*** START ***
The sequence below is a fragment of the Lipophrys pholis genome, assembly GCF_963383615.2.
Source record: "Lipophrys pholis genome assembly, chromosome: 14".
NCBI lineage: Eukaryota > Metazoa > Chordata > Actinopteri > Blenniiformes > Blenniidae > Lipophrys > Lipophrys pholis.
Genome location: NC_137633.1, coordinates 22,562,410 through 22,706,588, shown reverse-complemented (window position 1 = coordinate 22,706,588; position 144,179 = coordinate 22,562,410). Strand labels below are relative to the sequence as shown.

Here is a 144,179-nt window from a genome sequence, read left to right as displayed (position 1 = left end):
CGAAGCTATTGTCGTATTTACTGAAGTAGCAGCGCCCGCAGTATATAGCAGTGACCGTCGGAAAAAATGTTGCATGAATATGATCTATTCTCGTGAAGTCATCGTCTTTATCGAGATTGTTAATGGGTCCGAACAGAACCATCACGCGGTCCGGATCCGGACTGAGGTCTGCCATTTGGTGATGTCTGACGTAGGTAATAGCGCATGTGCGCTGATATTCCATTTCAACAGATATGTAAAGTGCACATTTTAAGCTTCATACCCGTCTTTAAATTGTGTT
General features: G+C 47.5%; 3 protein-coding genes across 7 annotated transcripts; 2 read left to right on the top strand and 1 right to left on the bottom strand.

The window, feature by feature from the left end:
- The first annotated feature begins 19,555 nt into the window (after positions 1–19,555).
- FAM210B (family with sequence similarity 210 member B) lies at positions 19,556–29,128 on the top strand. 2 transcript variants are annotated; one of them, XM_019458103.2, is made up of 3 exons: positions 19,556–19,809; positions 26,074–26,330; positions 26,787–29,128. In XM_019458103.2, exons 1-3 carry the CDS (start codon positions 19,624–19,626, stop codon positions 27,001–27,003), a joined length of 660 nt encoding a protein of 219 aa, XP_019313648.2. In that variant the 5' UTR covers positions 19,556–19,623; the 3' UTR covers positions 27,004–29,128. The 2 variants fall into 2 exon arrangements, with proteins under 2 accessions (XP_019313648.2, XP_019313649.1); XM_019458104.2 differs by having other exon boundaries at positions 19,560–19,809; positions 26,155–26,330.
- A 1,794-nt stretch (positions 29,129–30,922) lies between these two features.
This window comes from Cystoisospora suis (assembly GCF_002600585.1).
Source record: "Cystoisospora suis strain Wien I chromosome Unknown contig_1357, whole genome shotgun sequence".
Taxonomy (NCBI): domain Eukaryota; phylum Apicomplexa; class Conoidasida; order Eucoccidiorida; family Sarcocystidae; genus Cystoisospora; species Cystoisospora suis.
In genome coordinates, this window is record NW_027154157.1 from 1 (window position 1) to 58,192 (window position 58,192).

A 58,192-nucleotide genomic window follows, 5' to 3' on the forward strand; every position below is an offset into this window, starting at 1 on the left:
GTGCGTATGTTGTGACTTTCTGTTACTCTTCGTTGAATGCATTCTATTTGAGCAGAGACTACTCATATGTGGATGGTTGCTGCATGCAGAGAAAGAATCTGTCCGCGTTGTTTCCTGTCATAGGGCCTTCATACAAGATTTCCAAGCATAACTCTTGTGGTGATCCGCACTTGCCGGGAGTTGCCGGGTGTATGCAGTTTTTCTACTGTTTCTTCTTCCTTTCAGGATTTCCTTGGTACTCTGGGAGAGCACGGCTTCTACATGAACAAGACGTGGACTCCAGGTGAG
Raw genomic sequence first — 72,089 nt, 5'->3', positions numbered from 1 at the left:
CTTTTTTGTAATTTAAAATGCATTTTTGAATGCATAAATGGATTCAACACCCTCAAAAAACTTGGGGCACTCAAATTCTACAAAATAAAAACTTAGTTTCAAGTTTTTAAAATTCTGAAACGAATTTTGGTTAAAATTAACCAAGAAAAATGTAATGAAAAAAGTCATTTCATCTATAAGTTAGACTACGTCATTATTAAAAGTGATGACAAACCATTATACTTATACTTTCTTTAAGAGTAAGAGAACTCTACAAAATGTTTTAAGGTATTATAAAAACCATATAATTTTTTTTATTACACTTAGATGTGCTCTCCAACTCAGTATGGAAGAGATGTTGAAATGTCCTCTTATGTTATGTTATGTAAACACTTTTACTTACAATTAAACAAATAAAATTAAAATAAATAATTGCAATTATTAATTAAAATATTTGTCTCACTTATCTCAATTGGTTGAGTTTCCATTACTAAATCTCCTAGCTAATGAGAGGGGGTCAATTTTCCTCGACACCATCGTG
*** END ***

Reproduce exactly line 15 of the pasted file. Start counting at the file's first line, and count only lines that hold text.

In genome coordinates, this window is record NW_027154157.1 from 1 (window position 1) to 58,192 (window position 58,192).